In spite of them being able to commit the crime their brains are not fully developed. Juveniles should be charged as adults in murder cases. Most of the time teenagers who commit crimes such as murder get a much shorter time in jail just because of their age. It's not right that they have less time for something as big as murder. By giving them a shorter time they don't learn anything and will most likely go back and do it again.
In the article “Remember the Victims of Juvenile Offenders” Jennifer Bishop-Jenkins explains how the killer of her 26 year-old pregnant sister got away not only with that crime but others as well (Bishop-Jenkins 1). Bishop-Jenkins agrees how some teens need long term evaluation before they are able to rejoin the public, as a result should be tried as adults. If these criminals are shown there are no serious consequences for crimes then they will continue their antics. Teens should be tried as adults for felonies if they are unfit for juvenile detention centers for which they can not rehabilitate. Not only will it put criminals behind bars but will allow the victims to experience some
In the article it states, “The court said that minors who commit terrible crimes are less responsible than adults: They are less mature, more susceptible to peer pressure, and their personalities are not yet fully formed.” In this quote the author is reasoning against life without parole because they are less mature and not fully developed. Although all crimes deserve proper punishment, juveniles should not receive life without parole because they are still developing and this punishment leaves no room for a second chance
The article “Juveniles Don’t Deserve Life Sentences” argues that children in prison need to be given a chance to mature and be rehabilitated (Garinger 9). Because these killers likely committed these crimes on impulse, they would often realize after the fact that they were wrong to do such an action. Therefore, when they are released, they will be more careful and think about their actions before committing. If they are given a life sentence, they will never be given this chance to fix their life. Older people who commit murders are less likely to learn from their mistakes since they put more thought into the killing than adolescents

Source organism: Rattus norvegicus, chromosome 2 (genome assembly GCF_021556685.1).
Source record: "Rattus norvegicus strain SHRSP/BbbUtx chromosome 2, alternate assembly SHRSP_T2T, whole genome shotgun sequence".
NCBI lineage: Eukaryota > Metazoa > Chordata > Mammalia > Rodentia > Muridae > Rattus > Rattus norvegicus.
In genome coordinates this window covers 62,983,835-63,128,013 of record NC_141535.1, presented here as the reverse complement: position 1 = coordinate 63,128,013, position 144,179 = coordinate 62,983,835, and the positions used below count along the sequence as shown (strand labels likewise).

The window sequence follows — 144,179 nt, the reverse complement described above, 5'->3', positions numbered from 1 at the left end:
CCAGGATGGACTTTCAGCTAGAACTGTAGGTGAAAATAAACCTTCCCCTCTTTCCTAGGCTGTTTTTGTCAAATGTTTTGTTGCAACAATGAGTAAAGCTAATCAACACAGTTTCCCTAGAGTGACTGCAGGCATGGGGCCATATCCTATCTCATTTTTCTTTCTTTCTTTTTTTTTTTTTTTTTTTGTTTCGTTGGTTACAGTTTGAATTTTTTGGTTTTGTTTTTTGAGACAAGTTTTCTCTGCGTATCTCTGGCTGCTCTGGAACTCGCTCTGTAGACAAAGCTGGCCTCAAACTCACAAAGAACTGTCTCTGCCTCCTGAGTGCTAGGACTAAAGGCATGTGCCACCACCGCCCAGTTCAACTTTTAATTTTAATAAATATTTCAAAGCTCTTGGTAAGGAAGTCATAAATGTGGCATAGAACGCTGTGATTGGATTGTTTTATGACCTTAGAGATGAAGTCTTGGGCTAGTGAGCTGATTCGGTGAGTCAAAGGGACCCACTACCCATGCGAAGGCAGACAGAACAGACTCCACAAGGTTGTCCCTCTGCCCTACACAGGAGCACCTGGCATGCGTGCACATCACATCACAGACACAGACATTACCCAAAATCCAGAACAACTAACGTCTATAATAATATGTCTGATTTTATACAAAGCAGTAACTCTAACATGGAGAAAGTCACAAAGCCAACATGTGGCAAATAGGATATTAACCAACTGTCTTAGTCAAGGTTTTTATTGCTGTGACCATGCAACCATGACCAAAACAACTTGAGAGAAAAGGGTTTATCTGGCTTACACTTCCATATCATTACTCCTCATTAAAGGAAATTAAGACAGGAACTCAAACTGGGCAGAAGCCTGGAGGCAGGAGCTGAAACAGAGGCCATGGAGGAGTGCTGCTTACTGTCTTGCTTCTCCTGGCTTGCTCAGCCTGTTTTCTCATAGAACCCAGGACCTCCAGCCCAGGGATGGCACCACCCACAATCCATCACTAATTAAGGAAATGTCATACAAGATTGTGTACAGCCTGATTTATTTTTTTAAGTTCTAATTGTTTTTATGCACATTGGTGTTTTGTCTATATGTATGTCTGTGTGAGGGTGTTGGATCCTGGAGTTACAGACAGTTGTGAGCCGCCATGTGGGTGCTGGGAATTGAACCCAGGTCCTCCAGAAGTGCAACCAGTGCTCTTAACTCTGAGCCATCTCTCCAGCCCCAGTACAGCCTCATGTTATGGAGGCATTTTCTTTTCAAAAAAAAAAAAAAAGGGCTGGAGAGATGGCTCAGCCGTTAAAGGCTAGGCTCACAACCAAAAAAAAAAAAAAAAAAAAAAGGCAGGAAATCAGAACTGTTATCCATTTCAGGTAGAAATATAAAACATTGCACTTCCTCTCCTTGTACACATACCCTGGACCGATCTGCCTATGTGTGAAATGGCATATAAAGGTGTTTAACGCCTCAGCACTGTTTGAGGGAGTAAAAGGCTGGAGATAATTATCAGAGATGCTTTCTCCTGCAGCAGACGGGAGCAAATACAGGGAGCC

Many have argued that teens should not be tried as adults because of having an immaturity to them and an underdeveloped brain in which influences the rational thinking of a teen. Although these arguments are very reasonable, to say that teens are not aware of their crimes, would only invalidate their statements. Juveniles are aware of their wrongdoings and they choose to commit foul play on innocent lives. These perpetrators had an intent to kill someone, they did so to feel satisfaction or to perhaps seek approval of someone. Furthermore, if teen killers are tried as adults, they should also be given the opportunity of liberation once they turn of age.
Teens in particular, should not be convicted life sentences. This is because the teen may have not known what they were doing. “Children are not adults”(Ferriss) that statement is saying that children should not be sentenced like adults. That is correct because when it comes down to the science a teen does not know right from wrong yet so they should not be sentenced for life. “The rational part of a teen’s brain isn’t fully developed and won’t be until age 25 or so”(Sather and Shelat).
Juvenile Justice Should juveniles get treated as adults that’s one of the biggest controversy in our nation now days, with many juveniles committing crimes that are inconceivable according to their age. Judges have the last word on how to treat this young people. Many people argue that “the teens that are under eighteen are only kids, they won’t count them as young adults, not until they commit crimes. And the bigger the crime, the more eager this people are to call them adults” (Lundstrom 87). This is why people can’t come to a decision as how these young people should be treated like.